This just in, kids graphic novels are bigger than superheroes according to ICv2 Insider Talks. Enter DC Zoom, which has produced quite a few awesome done-in-one stories. Kids are reading more graphic novels, so why shouldn’t DC Comics continue to build their brand with kids and young adult books? In stores now, Black Canary: Ignite is the latest from DC, capturing the middle school reader audience with a younger version of Black Canary. After reading this book it is becoming quite clear a non-cannon superhero story for younger readers is a blast to read for all ages.
Written by Meg Cabot with art by Cara McGee this book introduces thirteen-year-old Dinah Lance who is a fun and highly relatable girl who stands up against bullies. She’s in a band with her two friends and while she’s not the popular girl she’s okay with that. Life gets a lot more complicated however when things start to crack and break around her. At first, she thinks it’s telekinesis and it puts her life in a bit of disarray. By the end of the book, she gains confidence, learns being different is okay, and grows up a little bit.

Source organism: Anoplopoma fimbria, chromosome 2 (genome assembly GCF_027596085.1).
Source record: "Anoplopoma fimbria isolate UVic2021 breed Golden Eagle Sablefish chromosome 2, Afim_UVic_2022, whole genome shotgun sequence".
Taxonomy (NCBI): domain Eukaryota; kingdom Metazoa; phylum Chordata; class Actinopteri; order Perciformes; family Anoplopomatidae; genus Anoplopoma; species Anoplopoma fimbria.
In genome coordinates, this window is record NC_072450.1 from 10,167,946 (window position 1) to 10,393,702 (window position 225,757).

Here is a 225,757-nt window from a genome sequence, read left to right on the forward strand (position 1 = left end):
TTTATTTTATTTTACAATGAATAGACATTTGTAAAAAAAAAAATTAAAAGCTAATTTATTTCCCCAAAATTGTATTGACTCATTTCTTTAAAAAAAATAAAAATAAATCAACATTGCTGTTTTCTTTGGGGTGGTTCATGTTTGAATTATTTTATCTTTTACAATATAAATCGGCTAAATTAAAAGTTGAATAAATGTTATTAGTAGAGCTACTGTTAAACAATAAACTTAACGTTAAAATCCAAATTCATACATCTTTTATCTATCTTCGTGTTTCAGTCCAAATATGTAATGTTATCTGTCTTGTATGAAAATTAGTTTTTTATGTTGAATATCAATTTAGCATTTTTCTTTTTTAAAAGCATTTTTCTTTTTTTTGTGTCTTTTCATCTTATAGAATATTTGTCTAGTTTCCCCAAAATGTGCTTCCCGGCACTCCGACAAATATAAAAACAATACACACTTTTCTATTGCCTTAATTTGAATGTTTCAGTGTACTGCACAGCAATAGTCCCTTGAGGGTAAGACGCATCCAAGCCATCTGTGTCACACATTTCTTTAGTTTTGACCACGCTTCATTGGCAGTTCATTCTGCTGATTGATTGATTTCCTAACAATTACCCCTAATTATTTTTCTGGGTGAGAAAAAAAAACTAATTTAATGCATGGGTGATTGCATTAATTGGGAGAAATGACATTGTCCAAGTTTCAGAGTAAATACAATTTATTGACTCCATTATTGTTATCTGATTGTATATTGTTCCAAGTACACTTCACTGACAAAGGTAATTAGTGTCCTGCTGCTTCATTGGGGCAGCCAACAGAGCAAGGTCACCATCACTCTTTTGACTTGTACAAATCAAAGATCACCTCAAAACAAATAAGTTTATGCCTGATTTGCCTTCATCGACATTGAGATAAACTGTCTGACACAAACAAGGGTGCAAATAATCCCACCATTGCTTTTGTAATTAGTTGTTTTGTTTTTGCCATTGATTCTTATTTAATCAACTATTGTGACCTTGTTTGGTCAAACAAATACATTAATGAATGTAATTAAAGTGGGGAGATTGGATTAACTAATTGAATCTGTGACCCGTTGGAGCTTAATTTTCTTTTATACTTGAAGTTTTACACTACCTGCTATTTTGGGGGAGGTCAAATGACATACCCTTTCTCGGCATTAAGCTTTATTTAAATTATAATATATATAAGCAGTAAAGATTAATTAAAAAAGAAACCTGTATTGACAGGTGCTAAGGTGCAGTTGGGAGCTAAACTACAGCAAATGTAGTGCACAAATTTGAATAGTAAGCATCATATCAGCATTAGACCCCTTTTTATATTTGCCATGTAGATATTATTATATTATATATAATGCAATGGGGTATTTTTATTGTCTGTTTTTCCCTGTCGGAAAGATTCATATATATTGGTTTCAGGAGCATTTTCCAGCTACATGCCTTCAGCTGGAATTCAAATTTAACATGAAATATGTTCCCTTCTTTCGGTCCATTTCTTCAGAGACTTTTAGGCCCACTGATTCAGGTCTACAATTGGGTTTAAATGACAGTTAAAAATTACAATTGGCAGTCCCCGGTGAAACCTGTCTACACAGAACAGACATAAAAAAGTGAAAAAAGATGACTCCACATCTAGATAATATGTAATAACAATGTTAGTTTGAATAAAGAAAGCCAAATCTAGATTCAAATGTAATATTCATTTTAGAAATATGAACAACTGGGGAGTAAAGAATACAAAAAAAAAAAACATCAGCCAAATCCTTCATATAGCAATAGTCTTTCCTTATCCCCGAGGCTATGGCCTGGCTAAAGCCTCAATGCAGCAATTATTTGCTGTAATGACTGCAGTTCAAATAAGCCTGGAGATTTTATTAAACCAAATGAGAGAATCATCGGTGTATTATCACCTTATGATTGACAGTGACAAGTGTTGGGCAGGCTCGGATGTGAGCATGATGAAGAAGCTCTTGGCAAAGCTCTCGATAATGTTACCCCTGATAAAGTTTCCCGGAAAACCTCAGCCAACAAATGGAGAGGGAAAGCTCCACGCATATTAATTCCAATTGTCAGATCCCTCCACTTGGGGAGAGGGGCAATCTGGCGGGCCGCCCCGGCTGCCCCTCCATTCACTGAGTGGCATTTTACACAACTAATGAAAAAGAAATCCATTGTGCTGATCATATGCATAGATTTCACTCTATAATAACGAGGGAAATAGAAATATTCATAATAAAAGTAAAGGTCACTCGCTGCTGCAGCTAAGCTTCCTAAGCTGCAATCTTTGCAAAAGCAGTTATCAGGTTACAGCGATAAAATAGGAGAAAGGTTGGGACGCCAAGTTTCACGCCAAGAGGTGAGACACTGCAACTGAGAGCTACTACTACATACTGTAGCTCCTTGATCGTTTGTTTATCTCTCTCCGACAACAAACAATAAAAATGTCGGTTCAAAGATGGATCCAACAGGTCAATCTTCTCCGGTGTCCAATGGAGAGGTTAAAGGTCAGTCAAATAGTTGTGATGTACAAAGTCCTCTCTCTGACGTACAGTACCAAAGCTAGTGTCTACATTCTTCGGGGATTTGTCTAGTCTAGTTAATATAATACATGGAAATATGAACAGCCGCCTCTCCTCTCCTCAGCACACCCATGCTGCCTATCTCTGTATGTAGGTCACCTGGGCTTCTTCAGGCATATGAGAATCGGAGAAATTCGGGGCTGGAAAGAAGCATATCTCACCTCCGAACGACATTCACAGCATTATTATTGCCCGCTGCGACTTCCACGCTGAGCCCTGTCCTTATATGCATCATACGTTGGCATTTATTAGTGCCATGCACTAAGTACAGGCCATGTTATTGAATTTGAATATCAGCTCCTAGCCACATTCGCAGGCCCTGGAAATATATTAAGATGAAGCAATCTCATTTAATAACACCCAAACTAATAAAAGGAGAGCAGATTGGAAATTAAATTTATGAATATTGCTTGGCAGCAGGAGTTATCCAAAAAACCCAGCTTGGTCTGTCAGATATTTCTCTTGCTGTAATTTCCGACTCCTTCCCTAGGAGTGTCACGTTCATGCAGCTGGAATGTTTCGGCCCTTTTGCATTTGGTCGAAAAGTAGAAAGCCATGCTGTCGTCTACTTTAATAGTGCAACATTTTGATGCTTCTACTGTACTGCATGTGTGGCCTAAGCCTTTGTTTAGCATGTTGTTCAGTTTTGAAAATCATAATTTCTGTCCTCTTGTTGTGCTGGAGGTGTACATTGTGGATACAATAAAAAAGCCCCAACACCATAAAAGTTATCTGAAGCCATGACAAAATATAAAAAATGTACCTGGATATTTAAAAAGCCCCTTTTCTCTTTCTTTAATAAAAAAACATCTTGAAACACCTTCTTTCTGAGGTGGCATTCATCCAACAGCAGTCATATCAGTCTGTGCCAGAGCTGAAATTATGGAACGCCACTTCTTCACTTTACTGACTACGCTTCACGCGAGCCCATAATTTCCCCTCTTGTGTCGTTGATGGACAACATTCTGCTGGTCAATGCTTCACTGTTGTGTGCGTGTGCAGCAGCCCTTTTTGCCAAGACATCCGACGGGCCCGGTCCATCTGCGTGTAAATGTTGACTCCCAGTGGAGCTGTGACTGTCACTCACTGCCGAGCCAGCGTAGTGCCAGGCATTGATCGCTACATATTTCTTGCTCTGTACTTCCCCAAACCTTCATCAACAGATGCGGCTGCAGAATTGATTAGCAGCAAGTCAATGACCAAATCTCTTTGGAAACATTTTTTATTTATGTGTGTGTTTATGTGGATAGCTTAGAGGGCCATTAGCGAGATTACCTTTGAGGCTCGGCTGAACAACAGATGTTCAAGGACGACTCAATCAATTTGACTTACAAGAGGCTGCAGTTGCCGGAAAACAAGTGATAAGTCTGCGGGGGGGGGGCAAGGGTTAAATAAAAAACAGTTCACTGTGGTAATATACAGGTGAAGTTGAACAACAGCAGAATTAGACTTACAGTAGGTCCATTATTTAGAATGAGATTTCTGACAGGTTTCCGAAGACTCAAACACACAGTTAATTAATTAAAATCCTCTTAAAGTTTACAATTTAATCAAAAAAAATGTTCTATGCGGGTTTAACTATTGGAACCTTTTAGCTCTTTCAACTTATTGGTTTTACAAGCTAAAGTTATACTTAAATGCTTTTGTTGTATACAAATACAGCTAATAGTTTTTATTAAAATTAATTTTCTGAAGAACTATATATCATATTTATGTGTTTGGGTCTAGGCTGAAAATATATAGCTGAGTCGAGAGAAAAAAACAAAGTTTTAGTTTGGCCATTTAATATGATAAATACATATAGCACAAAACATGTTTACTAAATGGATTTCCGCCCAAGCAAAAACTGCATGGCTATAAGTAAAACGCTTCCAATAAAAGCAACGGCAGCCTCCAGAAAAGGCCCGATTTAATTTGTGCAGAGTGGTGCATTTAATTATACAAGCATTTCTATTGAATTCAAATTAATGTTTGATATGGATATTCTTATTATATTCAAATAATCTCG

The magic in this book comes from the energy of the lines and writing. More than once I was reminded of Scott Pilgrim with the fun and young energy exhibited by the characters and scenes. Dinah is finding herself as much as she is finding her inner superhero and it’s fun to tag along. The book is also told in chapters similar to manga keeping a general focus on a few scenes and the greater purpose of those scenes. It keeps the book moving along while showing the passage of time well too.
Parents are going to love how the parental dynamic is written; they’re familiar in their protective nature, but also open to Dinah discovering herself. Dinah’s dad works as a police officer in Gotham and her mom is a florist. Cabot does a good job integrating minor hints this is taking place in the DC Comics universe like Joker being on the run, or how Dinah’s friend insists it’s “The Batgirl” not just Batgirl. It’s also interesting to learn about a separate high school for superpowered kids. Black Canary has always been a slightly different DC character as her powers are genetic. She’s not simply strapping leather on and running out to fight bad guys. That uniqueness is captured well here.
I had a blast with this collection, which is a brisk 144-page read. McGee’s art is constantly clever throwing in interesting wrinkles to capture the emotions for the characters well. Give this book a shot and I guarantee you’ll want more from Dinah and her journey in becoming a superhero.
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